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Red Dawn: Collector's Edition DVD Review

Red Dawn movie poster - click to buy Red Dawn

Theatrical Release: August 10, 1984 / Running Time: 114 Minutes / Rating: PG-13

Director: John Milius

Cast: Patrick Swayze (Jed Eckert), C. Thomas Howell (Robert Morris), Lea Thompson (Erica Mason), Charlie Sheen (Matt Eckert), Darren Dalton (Daryl), Jennifer Grey (Toni Mason), Brad Savage (Danny), Doug Toby (Arturo "Aardvark" Madragon), Ben Johnson (George Mason), Harry Dean Stanton (Mr. Eckert), Ron O'Neil (Ernesto Bella), William Smith (Colonel Strelnikov), Vladek Sheybal (General Bratchenko), Powers Boothe (Lt. Colonel Andrew Tanner), Frank McRae (Mr. Teasdale), Roy Jenson (Mr. Morris), Pepe Serna (Aardvark's Father), Lane Smith (Mayor Bates), Judd Omen (Nicaraguan Captain)

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Red Dawn is the answer to the trivia question, "What was the first movie ever rated PG-13?" For many people, it is also the answer to the subjective question, "What 1980s movie took the decade's Cold War fears in the cheesiest, most outlandish direction?"

On an ordinary September school day in a fictional Colorado town, a lesson on Genghis Khan at Calumet High comes to a halt
when students notice a most unusual commotion outside the classroom windows. Against clouds of pink smoke, camouflaged militants parachute down on the school's lawn. These soldiers of unknown origin open fire on a teacher and then the classes themselves, creating a scene of instant chaos.

The scene is not altogether unexpected for viewers, especially those who have at all been exposed to this silly 1984 film. The calm-shattering paratroopers have been preceded by a series of fast-moving, grammatically questionable text screens that describe worldwide tumult with buzzwords like "riots", "nuclear weapons", and "revolution." Small, quiet Calumet is, however, plenty surprised to have this sort of thing happen there. Nevertheless, a group of six young males, led by former high school football star Jed Eckert (Patrick Swayze), apparently have a plan of action for such an occurrence. They grab the essentials -- soup, soda, and some rifles -- and head for the mountains.

Brothers Jed (Patrick Swayze) and Matt Eckert (Charlie Sheen) are sad to find their hometown under siege and their father on the other side of this fence in Calumet's Drive-In Theater-turned-reeducation camp Given little depth, evil Cuban and Soviet leaders collaborate in their native tongues, with the use of subtitles.

We're led to believe that this group of five teenagers and their self-confident but barely older chief spend a month in a mountain cabin, unnoticed. Covered in some pine branches and bonding over the rookie hunter (C. Thomas Howell) getting to drink the blood of a freshly-killed deer, things seem pretty okay for these completely unwired lads. But supplies run out, dissension arises, and the guys head back home to find that the scene they left has only worsened. It's World War III and it's taking place on American soil. The Calumet drive-in theater has become a reeducation camp of propaganda; some parents are dead, others have had their spirits broken; and the villains have been established as a mix of the armies of Cuba and the Soviet Union.

Just when you think Red Dawn's plot is about as far-fetched as it can get, the movie becomes even more of an adolescent boy's fantasy by turning the six young men and a pair of new female additions (Lea Thompson, Jennifer Grey) into capable defenders of America. Led by Jed and his younger brother Matt (Charlie Sheen in his film debut), the gang begins to stand up to the Communist baddies that have taken over parts of the U.S. while most of the world merely watches from afar. They demolish enemy planes, hand-deliver explosive packages, launch missiles at helicopters, turn the tables on firing squads. They sign their work "Wolverines", after the name of their high school's sports teams. These young guerillas are the only ones willing to fight back and protect the American way of life. Teamed with a much-needed exposition-spouter, an experienced Air Force colonel (Powers Boothe), this handful of passionate patriots is an apparently greater force than the formidable two armies can handle.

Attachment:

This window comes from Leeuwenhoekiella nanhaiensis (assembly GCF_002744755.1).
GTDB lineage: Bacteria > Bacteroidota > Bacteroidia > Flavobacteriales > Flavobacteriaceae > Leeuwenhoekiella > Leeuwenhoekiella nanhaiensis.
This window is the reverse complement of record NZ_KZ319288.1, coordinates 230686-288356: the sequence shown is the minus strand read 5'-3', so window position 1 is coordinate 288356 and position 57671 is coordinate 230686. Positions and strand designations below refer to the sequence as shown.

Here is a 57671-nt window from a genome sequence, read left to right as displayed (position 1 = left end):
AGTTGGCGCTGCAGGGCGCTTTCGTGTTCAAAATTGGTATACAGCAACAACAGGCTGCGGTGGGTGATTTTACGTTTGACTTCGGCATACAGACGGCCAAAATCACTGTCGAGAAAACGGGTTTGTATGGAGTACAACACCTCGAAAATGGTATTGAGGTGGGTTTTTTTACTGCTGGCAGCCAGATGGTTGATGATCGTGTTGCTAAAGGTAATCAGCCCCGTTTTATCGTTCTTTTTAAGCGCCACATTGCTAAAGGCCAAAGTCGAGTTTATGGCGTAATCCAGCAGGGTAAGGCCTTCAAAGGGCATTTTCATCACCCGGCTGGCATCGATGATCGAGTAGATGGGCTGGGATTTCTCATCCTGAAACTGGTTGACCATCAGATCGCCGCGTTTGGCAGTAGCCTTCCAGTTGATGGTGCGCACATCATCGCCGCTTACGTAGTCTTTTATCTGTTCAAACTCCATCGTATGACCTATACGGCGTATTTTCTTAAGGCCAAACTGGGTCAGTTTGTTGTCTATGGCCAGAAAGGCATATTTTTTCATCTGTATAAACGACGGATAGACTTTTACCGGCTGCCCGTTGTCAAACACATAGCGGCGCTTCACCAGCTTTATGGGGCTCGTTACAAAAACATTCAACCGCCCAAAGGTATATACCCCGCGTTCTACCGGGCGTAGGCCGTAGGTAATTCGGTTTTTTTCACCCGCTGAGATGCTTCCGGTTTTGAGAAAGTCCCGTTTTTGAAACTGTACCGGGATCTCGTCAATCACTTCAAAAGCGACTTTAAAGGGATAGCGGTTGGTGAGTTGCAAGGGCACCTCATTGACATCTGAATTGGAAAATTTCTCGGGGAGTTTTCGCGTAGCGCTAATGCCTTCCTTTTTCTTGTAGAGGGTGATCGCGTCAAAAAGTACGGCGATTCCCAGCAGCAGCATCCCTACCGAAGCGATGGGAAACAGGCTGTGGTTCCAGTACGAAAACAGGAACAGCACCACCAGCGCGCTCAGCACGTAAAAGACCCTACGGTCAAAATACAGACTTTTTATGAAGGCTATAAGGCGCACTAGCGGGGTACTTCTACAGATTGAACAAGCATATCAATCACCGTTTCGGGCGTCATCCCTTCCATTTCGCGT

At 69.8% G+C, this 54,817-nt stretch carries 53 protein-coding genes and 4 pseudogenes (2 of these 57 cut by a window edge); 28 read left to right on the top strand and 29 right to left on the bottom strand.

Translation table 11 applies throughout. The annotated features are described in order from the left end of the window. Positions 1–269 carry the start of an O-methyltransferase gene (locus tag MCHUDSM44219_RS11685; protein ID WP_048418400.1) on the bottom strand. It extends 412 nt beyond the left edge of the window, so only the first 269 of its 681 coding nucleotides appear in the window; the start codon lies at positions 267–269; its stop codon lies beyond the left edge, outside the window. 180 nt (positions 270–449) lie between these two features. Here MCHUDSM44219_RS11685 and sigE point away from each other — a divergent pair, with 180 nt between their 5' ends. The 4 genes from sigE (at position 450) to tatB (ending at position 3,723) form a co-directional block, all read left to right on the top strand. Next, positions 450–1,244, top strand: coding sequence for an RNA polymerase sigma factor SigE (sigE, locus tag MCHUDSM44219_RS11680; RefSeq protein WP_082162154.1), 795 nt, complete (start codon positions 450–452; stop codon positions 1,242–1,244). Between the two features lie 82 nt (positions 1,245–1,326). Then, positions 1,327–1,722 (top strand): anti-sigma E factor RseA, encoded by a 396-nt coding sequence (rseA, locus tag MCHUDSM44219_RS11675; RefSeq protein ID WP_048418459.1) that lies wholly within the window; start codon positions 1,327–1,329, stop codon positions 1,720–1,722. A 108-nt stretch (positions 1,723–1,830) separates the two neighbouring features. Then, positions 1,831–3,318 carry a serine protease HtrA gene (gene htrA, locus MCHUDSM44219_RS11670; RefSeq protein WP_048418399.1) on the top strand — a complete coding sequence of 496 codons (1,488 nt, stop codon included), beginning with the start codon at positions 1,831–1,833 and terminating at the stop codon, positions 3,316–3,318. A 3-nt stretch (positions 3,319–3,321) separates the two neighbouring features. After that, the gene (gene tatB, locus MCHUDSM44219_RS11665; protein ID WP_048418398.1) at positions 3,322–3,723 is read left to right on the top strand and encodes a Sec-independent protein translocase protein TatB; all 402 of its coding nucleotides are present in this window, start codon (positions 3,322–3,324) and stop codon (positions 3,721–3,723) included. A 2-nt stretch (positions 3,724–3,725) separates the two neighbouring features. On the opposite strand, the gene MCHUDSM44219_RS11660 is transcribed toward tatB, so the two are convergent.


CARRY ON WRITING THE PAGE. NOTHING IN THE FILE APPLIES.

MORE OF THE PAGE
In practically every way, Red Dawn is one of the most ludicrous stories ever told. The war tactics and artillery prominently depicted in the film's endless string of combat sequences may very well be accurate; they're admired in such detail that they better be. But the screenplay by Kevin Reynolds and director John Milius is juvenile, viewer-unfriendly, and worsened by the fact it's played with a completely straight face. It's the type of movie which runs less on narrative than on explosions and the makers' strong, timely political beliefs. The personalities are less than one-dimensional; in fact, only in recognizing actors are first-time viewers able to track their characters, which leaves half of the eight "leads" indistinguishable. Not that it matters much anyway, for jingoism is deliberately the only emotion on display and the teens only grow in a gung-ho rebellion sense. The villains, who speak in hyperbole and foreign tongues, can't even merit hate as much as pity for their cartoonish portrayal of their respective nations' America-hating ideals.

Lone adult in the group Lt. Colonel Andrew Tanner (Powers Boothe) and self-appointed leader Jed Eckert brave the cold snow for their guerilla efforts. Against the scenic Calumet landscape, Lea Thompson crouches down for her best impression of a rifle-toting badass.